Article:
Pilots 2022-23

The Delaware Center for Musculoskeletal Research Pilot Awards offer needed assistance to early-career investigators on the path to research independence.

Emily Day, PhD
Associate Professor
Biomedical Engineering
Material Science & Engineering
University of Delaware
Profile

Thematic area: Nanomedicine and osteoporosis

Project title: Membrane-wrapped nanoparticles for targeted cargo delivery to mesenchymal stem cells

Charles Dhong

Summary: This project seeks to develop a biologically inspired nanomedicine that enables safe and effective treatment of osteoporosis, a devastating disease that affects over 10 million Americans annually. The proposed technology consists of cargo-loaded polymer nanoparticles that are wrapped with membranes derived from mesenchymal stem cells (MSCs), which are the precursors to bone-forming osteoblasts. We postulate that the unique proteins expressed on the MSC membrane surface will enable the MSC membrane-wrapped nanoparticles (MWNPs) to selectively bind and deliver cargo to MSCs both in vitro and in vivo. By manipulating MSCs through drug or nucleic acid delivery, it may be possible to enhance osteoblast activity and thereby improve bone density and decrease the risk of fractures. Towards this goal, we propose to (1) evaluate the ability of MSC MWNPs to bind and enter MSCs in vitro without inducing cellular toxicity and (2) demonstrate that MSC MWNPs, but not non-targeted polymer NPs, preferentially interact with MSCs versus hematopoietic stem cells (HSCs) in vitro. Validating the MSC MWNPs can effectively target MSCs in vitro will support future in vivo evaluation and development of this platform for treatment of osteoporosis and other bone diseases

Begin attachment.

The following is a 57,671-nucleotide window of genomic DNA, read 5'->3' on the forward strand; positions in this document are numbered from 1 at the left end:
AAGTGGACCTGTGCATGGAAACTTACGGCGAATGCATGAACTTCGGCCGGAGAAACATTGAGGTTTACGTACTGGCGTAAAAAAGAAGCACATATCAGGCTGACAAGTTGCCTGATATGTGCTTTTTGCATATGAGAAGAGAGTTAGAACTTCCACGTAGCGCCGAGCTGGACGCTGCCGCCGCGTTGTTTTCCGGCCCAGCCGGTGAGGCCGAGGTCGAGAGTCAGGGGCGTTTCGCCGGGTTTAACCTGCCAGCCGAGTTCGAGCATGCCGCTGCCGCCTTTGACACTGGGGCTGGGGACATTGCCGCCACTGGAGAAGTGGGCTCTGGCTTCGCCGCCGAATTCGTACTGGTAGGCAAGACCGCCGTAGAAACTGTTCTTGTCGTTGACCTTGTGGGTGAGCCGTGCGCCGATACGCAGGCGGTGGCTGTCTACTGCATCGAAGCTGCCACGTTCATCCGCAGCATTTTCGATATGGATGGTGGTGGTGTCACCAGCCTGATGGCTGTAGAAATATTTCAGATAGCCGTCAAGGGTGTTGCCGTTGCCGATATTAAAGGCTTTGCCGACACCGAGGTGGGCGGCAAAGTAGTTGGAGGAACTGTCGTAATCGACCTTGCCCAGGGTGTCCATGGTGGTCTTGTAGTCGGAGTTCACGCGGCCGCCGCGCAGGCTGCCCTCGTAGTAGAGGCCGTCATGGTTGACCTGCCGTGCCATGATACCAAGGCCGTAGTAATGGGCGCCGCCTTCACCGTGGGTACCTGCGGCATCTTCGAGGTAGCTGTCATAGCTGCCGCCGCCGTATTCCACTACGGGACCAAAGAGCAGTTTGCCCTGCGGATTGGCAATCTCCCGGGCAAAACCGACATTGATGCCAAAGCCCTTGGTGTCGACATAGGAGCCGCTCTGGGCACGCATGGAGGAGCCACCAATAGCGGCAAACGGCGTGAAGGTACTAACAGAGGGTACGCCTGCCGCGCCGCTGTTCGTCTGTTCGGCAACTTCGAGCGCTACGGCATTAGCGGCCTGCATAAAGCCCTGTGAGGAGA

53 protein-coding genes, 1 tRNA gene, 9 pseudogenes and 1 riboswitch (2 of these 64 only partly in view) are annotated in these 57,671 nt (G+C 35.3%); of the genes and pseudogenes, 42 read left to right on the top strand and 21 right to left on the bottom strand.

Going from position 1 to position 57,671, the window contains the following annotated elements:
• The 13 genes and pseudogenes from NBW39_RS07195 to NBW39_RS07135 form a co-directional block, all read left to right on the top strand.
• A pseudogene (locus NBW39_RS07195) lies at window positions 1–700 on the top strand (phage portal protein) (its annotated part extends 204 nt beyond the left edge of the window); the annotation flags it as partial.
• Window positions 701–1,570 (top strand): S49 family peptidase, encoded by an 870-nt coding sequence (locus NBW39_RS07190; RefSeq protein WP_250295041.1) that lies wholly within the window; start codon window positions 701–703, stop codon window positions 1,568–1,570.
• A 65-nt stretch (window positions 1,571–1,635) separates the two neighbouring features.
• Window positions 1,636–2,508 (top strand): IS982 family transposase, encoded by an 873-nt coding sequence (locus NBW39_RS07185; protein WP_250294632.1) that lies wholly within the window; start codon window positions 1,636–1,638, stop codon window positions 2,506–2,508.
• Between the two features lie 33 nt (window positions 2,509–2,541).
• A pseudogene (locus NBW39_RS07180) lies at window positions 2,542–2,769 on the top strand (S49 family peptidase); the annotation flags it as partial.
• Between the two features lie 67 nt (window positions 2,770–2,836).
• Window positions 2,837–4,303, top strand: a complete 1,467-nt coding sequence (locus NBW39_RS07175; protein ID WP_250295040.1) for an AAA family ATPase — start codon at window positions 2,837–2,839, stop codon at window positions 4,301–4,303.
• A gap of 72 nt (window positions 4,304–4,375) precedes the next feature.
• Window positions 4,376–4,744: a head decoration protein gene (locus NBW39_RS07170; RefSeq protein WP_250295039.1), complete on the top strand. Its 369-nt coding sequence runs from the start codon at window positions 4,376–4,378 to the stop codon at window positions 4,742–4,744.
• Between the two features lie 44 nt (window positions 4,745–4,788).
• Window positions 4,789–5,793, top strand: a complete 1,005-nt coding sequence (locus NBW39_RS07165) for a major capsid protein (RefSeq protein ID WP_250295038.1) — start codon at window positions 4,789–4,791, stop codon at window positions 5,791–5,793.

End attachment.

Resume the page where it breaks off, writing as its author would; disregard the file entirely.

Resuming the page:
X. Lucas Lu, PhD
Associate Professor
Mechanical Engineering
University of Delaware
Profile

Thematic area: Cartilage biomechanics

Project title: Resveratrol for the Protection of Osteocyte Mechanotransduction

Christopher Price

Summary: This project aims to study the potential of using resveratrol as a food supplement to reduce
postmenopausal bone loss. Resveratrol is a natural antioxidant presented in the skin of grapes, red wine,
and berries. Many studies in cancer and anti-aging research have revealed the health beneficial effects of
resveratrol. A recent clinical trial showed that resveratrol can slow down bone loss in postmenopausal
women. We have found that resveratrol can attach on collagen molecules and protect collagen fibrils from
enzymatic degradation. Resveratrol can also inhibit the activities of matrix metalloproteinases. Based on
these finding, we propose to test a new bone-protective mechanism of resveratrol, i.e., resveratrol can
protect the integrity of the osteocyte pericellular matrix post menopause by simultaneously strengthening
the collagen fibrils and inhibiting collagen degradation. We will first test the hypothesis using an
ovariectomized mouse model. The mice received resveratrol in food are expected to have higher density
of PCM tethers and more robust responses under loading. The unique protective mechanisms of
resveratrol will then be defined using cell and bone explant culture models. MMP activity assays will be
performed to determine the inhibition efficacy of resveratrol on various MMPs. The outcome of this project
could motivate resveratrol consumption in the population who are suffering from or at a high risk of bone
loss. The project aligns with the DCMR missions that include the “identifying potential therapeutic
intervention” to improve skeletal health.